Children in disaster risk reduction

Ashley is a grade five student of Siempreviva Elementary School. She and her family live just a few meters away from the coastline. Ashley’s home and school were both damaged by Typhoon Haiyan in 2013.

Type: Story

Ashley is a grade five student of Siempreviva Elementary School. She and her family live just a few meters away from the coastline. Ashley’s home and school were both damaged by Typhoon Haiyan in 2013.

Despite the destruction, Ashley continued her schooling months after the typhoon.

Ashley is described by her parents as a responsible and thoughtful child. She constantly excels in her class and is also a part of their school’s Supreme Pupils’ Government. Ashley is also a member of BERT or Batang Empowered and Resilient Team (Team of Empowered and Resilient Children) child facilitators who help teach children about risk reduction and resilience.

“Before joining BERT, Ashley is very shy and she seldom talks to people, even to our relatives. But despite being timid, she still excels school, that’s why we were not surprised when she decided to join BERT. After attending trainings and workshop, we really observed positive changes in our child. She has become more confident and outspoken, which really made us happy. She now also knows a lot of things that are not even taught in school. She constantly tells us that we should always be prepared in times of calamities and that a “Go Bag” should always be ready in case we need to evacuate,” Ashley’s father shared.

“During my first BERT demonstration roll-out in our school, I was really nervous and I wasn’t that confident to speak in front of many people. But because of the trainings and practice that we had, I became more confident until I no longer worry about speaking in front of people. Though I still sometimes feel nervous, especially when we have visitors from other places that would watch our demonstration, I can now say that I can still do my part and perform as a BERT facilitator,” says Ashley.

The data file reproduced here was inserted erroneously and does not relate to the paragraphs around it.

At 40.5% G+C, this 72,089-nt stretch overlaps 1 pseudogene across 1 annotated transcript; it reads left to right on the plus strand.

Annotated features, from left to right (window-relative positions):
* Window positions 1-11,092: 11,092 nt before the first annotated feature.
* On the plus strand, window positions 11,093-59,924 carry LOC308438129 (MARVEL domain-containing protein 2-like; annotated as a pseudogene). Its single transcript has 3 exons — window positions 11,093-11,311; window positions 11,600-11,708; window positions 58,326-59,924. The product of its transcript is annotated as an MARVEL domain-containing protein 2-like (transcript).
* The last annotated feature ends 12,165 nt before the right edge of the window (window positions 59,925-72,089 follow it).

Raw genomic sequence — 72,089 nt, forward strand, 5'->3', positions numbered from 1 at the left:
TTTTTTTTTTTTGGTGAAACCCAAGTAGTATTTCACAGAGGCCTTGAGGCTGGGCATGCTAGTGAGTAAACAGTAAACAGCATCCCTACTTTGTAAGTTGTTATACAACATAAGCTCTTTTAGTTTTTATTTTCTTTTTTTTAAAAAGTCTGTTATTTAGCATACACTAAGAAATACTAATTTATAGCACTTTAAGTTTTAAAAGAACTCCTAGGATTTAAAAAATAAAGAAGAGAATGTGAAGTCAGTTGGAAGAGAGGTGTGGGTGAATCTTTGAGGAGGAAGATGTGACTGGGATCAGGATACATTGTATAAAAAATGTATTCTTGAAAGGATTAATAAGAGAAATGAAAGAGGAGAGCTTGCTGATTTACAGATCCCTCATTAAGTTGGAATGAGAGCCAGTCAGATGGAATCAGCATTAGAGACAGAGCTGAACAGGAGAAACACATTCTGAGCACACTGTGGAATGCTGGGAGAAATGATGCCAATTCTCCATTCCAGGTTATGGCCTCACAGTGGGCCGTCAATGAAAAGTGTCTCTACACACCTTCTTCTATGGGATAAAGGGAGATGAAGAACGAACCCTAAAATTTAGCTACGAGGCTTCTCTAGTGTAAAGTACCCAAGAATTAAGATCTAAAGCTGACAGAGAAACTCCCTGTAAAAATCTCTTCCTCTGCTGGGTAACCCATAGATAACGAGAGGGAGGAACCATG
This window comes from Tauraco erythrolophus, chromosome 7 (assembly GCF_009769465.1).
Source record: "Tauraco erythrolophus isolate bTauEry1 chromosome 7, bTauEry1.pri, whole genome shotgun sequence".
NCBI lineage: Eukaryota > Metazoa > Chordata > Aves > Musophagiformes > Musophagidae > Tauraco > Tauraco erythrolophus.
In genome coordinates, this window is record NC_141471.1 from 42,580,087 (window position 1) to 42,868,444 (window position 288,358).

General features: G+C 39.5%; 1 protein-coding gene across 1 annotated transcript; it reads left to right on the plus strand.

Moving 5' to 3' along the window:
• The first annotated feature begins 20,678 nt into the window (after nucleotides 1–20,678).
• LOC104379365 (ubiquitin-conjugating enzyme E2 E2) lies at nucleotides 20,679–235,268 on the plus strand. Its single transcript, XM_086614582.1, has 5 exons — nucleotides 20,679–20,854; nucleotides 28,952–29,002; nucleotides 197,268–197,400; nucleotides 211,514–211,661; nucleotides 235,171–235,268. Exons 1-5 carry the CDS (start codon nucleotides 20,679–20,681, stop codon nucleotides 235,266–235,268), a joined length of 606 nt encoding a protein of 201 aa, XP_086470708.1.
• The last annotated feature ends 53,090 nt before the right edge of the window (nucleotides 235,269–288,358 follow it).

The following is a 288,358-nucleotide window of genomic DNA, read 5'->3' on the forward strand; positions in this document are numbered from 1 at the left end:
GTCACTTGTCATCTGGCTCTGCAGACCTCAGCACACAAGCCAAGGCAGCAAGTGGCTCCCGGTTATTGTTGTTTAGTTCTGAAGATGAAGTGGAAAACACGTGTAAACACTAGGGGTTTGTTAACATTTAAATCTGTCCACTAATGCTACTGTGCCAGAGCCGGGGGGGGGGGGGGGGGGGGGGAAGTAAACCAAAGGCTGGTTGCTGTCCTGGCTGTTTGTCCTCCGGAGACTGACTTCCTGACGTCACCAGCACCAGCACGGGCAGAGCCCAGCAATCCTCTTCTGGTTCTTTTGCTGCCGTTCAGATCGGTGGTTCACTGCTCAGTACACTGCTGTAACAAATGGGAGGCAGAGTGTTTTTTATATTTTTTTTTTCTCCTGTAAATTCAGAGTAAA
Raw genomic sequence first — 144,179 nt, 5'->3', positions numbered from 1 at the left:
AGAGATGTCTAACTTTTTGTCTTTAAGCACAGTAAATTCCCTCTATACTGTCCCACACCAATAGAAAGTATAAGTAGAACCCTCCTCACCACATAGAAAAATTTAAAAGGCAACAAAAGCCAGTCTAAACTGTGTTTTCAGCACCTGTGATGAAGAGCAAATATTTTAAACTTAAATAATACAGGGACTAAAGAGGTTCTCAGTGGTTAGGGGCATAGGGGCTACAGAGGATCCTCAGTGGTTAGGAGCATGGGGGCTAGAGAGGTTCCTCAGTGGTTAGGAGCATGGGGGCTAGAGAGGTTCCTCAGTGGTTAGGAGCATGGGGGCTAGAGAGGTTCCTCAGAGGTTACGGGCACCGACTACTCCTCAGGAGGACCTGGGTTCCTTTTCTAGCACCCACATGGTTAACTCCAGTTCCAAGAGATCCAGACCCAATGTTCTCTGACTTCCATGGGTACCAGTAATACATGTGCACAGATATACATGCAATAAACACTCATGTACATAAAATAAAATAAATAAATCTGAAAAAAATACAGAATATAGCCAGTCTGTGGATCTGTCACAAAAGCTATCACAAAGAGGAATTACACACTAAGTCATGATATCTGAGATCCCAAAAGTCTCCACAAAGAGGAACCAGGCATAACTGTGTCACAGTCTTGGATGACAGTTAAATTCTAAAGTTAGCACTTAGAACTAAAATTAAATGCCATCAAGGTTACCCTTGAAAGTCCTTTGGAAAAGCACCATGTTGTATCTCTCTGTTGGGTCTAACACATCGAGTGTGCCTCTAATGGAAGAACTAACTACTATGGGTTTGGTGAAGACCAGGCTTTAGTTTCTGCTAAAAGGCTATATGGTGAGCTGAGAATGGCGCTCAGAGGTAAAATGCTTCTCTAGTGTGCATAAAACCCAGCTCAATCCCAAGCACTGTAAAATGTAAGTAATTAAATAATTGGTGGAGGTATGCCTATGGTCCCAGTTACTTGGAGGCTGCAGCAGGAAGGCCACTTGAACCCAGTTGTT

“I think what helped Ashley improve is that she would always review what she learned in every training and workshop. When she goes home after her BERT activities, we would always ask her what they did during the activity, to which she would respond by enumerating her favorite parts of the workshop. At times, she would also call her younger sister to act as the calamity victim, then Ashley would be the one to apply first aid, and basic bandaging," adds Ashley’s mother, Marina.

The project Rebuilding Children’s Lives in the Philippines, reaches out to schools and communities where children have been affected by typhoon Haiyan. Through the help of Prudence Foundation, Save the Children helps repair typhoon damaged school buildings and water facilities, as well as train BERT child facilitators who help demonstrate risk reduction and resilient concepts and skills to other school children.

Children in disaster risk reduction

“Because of BERT, I have been able to travel to different places. Our trainings have brought me to Iloilo city and Roxas City, places which I don’t usually go to. I am also able to show what we learned to important people in the Department of Education, and to the head of Prudence Foundation. This makes me proud of myself, knowing that I and my fellow BERT facilitators have come a long way from where we have started. We are now reaching more children, since other schools are inviting us to have a classroom demonstration in their classes,” says Ashley.

After two years of implementation, the project has reached a total of eight mainland and two island schools across three municipalities of Panay. Now, over 3000 children enjoy using newly repaired classrooms and water facilities, and are now more prepared and resilient for calamities and disasters.

“We are very happy and thankful that Save the Children is here in our community. Aside from the BERT activities, they have also helped us save money during start of classes, since Ashley brings home school materials, like notebooks and paper pads that she can use in school. We are really grateful with all of your help, and hopefully in the next phase of the project, our community and Ashley’s school will still be a part of the program.”

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